viernes, 5 de junio de 2015

Tourette Syndrome: Everyone Can Play a Role | Features | CDC

Tourette Syndrome: Everyone Can Play a Role | Features | CDC

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Tourette Syndrome: Everyone Can Play a Role

Children forming circle with hands

June is Tourette syndrome month. Learn how everyone, including CDC, can play a role to improve the lives of people with Tourette syndrome.
Tourette syndrome (TS) is a neurological condition that causes people to have tics, which are sudden twitches, movements, or sounds that people do repeatedly. Having TS can have a serious impact on individuals and their families.

What we know about TS

Symptoms usually begin when a child is 5 to 10 years of age. Tic symptoms can vary from mild to severe, and can change over time. Often, tics decrease during adolescence and early adulthood, and sometimes disappear entirely. However, many people with TS experience tics into adulthood.
It is unknown exactly how many people have TS, but perhaps 1 or 2 of every 360 children have TS. Many people who have TS also have otherneurobehavioral conditions. The most common ones are attention-deficit/hyperactivity disorder (ADHD) and obsessive-compulsive disorder.

What CDC can do

A bridge and Tourette Syndrome Public Health
Learn how everyone, including CDC, can play a role to improve the lives of people with TS.
Living with TS can impact a person's health, education, employment, family relationships, and friendships, and has wide-ranging impact on their physical, mental, and emotional well-being. Children with TS often need additional health care and educational support. There are substantial costs for people living with TS.
Children with TS and their families may face many challenges. People are becoming more aware of TS, but there is still much misunderstanding and lack of knowledge, even among health and education professionals. This can lead to delays in diagnosis, so that many children do not have timely access to effective care and support.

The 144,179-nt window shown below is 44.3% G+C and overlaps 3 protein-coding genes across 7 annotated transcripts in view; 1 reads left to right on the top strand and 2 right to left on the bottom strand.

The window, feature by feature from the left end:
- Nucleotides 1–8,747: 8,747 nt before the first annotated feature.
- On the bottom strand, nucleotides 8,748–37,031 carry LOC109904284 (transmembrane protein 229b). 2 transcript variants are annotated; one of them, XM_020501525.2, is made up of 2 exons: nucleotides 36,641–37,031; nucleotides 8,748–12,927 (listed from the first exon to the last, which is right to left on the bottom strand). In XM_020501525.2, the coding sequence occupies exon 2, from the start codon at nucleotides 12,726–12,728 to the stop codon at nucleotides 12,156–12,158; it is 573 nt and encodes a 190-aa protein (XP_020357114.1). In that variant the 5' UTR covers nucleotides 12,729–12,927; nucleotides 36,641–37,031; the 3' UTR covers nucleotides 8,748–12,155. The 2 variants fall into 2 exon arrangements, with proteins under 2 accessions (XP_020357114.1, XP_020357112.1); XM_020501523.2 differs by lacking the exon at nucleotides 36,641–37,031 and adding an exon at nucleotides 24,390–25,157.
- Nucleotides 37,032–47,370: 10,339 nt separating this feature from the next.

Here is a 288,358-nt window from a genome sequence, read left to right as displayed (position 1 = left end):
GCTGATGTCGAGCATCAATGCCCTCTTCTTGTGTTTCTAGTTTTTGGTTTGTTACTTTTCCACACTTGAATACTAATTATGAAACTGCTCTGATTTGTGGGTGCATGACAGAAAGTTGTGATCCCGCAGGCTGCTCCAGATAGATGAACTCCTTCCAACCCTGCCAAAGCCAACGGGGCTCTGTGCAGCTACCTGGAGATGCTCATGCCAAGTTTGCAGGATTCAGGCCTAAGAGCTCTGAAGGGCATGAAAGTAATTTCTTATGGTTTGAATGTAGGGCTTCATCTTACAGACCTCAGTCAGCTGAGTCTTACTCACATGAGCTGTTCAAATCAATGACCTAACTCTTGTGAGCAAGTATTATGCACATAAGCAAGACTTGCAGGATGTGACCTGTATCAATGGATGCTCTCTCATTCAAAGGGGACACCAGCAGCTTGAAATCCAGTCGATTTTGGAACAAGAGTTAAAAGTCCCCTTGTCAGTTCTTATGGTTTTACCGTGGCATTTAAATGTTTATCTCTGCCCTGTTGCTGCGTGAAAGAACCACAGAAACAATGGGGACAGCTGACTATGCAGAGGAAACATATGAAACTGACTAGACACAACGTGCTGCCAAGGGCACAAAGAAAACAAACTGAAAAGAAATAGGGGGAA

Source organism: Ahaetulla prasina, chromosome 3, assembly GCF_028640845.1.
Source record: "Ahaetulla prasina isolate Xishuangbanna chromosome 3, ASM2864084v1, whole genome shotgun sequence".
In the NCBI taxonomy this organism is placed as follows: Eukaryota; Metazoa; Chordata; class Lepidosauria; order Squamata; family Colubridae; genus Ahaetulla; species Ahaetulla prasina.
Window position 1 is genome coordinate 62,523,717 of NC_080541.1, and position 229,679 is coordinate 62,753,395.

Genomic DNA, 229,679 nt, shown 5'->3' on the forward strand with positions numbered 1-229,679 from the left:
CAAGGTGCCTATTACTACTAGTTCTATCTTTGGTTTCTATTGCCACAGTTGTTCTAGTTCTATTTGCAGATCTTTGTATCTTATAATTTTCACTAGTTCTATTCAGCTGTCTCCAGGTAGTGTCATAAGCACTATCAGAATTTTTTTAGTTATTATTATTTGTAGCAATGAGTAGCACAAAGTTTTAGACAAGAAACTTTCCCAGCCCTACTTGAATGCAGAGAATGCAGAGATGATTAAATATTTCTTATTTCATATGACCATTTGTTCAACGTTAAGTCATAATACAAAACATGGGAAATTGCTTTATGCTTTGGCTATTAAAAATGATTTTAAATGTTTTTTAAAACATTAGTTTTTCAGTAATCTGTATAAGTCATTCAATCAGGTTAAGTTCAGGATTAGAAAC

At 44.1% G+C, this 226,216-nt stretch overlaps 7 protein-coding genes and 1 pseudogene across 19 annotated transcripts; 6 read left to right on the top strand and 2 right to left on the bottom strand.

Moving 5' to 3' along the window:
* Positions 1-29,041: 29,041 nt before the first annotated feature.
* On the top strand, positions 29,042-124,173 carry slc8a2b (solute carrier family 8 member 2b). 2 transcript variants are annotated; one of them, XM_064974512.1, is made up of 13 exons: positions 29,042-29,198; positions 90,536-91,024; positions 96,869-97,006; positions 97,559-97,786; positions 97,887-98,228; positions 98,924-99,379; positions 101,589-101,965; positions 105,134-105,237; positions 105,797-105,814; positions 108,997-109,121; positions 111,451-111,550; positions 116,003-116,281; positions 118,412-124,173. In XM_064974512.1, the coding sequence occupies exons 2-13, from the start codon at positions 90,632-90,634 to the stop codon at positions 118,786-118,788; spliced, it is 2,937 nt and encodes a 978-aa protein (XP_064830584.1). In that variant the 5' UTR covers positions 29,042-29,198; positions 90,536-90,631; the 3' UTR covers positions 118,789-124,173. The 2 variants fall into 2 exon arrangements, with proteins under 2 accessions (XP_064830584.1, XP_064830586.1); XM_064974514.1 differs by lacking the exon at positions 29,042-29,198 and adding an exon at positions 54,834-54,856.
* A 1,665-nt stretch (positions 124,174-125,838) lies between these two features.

Because of its impact on physical, mental, and emotional well-being, TS is a public health concern. CDC is conducting research to better understand TS and to inform outreach efforts to improve the health and wellbeing of people living with TS.

CDC conducts research to understand the factors associated with TS, and the public health impact of TS:
CDC can continue to work with partners to look for more ways to understand TS and to improve the lives of people with TS.

What the Tourette Association can do

Tourette Awareness Month Banner - Tourette Associatione of America logo
Children with tourette syndrome often need additional health care and educational support.
For 11 years, CDC has funded and supported the Tourette Association of America (formerly Tourette Syndrome Association-TSA) to provide much-needed educational programs that share evidence-based information about TS. The Tourette Association-CDC Education and Outreach Program:
  • Provides healthcare professionals, educators, and families with information on recognizing tics and TS, and about treatment options, including Comprehensive Behavioral Intervention for Tics or CBIT.
  • Dispels myths and stigma associated with TS.